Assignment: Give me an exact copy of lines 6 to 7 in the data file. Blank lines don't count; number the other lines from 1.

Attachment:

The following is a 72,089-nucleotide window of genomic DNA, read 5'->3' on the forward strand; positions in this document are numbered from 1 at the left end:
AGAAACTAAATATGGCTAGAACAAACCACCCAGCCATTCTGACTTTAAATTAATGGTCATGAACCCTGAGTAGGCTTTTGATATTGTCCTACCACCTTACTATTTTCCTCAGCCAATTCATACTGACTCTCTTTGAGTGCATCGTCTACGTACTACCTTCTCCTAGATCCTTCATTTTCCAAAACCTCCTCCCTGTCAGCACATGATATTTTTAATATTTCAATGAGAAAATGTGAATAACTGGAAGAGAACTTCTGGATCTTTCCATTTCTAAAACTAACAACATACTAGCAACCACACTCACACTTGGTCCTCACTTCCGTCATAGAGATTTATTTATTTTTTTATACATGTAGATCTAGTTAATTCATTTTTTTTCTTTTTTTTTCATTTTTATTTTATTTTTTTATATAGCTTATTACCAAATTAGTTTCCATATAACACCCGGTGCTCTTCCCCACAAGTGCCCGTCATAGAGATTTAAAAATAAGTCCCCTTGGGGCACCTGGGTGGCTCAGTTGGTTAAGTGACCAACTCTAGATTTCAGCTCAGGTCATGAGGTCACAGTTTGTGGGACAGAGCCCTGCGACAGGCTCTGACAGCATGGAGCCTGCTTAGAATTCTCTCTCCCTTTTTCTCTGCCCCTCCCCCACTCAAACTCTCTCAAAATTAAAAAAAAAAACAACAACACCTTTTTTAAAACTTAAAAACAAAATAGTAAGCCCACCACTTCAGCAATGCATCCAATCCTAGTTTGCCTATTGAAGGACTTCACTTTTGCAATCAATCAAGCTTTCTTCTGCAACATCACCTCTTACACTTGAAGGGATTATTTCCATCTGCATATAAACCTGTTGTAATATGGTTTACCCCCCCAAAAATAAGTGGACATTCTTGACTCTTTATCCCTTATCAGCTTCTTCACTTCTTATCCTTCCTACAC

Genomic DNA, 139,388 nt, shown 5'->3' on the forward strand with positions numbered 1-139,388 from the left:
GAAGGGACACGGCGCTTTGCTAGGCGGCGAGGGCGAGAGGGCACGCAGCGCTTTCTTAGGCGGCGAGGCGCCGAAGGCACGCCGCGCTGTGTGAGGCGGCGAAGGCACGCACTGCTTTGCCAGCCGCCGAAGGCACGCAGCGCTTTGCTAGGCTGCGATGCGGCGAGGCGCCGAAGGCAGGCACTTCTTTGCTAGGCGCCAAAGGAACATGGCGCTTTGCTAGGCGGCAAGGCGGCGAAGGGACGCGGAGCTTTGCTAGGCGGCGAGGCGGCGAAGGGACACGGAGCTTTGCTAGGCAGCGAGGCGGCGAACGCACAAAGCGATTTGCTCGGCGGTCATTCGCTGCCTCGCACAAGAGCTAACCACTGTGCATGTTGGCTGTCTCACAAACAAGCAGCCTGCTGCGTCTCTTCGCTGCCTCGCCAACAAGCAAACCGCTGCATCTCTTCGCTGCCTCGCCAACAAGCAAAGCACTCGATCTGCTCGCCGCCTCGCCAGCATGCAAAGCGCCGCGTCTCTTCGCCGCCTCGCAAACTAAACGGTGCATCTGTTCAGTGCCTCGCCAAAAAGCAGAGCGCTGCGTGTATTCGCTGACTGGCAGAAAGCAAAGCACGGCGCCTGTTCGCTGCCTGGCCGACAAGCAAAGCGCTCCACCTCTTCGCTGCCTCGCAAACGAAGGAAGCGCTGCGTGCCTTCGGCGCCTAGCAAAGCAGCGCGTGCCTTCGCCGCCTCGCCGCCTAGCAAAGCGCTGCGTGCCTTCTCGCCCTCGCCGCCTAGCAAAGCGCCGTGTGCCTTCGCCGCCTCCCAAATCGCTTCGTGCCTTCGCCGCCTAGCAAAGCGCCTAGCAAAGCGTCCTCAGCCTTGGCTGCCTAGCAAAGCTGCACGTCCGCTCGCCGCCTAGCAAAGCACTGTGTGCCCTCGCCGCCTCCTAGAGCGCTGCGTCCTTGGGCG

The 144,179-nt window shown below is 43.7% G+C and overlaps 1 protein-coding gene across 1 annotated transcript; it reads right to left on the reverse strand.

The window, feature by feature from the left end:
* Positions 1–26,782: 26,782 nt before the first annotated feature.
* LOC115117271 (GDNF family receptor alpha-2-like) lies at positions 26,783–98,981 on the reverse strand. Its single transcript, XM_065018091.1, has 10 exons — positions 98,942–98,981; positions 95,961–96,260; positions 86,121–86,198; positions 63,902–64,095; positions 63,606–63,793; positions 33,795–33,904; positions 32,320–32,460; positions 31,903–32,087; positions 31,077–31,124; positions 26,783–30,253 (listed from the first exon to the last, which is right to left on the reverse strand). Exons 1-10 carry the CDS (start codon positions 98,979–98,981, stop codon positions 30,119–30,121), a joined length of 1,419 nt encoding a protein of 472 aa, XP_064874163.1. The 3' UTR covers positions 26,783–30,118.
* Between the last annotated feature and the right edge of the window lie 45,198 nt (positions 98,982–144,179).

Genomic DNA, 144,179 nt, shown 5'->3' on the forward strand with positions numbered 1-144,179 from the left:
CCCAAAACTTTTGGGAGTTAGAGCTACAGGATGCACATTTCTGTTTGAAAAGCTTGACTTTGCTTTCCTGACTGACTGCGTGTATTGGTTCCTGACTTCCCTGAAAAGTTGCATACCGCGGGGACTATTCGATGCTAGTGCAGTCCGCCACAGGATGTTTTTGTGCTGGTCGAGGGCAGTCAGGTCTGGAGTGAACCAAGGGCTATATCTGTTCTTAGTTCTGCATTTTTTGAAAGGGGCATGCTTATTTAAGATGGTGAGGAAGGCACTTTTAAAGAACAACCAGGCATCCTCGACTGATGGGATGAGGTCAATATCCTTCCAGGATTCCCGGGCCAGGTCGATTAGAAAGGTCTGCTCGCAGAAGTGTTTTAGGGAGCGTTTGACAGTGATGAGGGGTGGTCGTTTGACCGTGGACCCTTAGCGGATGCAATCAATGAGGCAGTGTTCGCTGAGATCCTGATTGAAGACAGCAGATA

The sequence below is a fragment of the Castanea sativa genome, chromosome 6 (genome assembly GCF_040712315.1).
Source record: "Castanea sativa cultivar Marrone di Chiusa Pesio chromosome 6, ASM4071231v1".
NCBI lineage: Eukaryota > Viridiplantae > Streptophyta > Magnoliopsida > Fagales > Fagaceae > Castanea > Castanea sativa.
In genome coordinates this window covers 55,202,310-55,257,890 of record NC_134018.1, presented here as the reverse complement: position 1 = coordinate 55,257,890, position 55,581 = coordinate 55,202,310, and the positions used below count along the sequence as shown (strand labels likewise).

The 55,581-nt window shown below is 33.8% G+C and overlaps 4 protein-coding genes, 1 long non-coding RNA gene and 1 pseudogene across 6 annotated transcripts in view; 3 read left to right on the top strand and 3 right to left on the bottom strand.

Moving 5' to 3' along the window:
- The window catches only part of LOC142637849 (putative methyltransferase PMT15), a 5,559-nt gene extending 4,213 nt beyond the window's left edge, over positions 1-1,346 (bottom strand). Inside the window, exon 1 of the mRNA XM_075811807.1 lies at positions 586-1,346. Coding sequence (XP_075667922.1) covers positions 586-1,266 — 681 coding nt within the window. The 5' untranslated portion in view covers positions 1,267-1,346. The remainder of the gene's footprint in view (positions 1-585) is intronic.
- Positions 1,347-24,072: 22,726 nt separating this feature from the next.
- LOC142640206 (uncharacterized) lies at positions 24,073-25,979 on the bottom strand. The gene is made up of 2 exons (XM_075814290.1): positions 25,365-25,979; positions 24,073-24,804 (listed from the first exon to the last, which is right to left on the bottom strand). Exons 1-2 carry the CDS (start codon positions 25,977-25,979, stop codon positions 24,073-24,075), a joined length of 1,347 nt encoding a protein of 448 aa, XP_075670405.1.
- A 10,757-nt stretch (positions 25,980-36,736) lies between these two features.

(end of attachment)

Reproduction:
The window, feature by feature from the left end:
* Positions 1–26,782: 26,782 nt before the first annotated feature.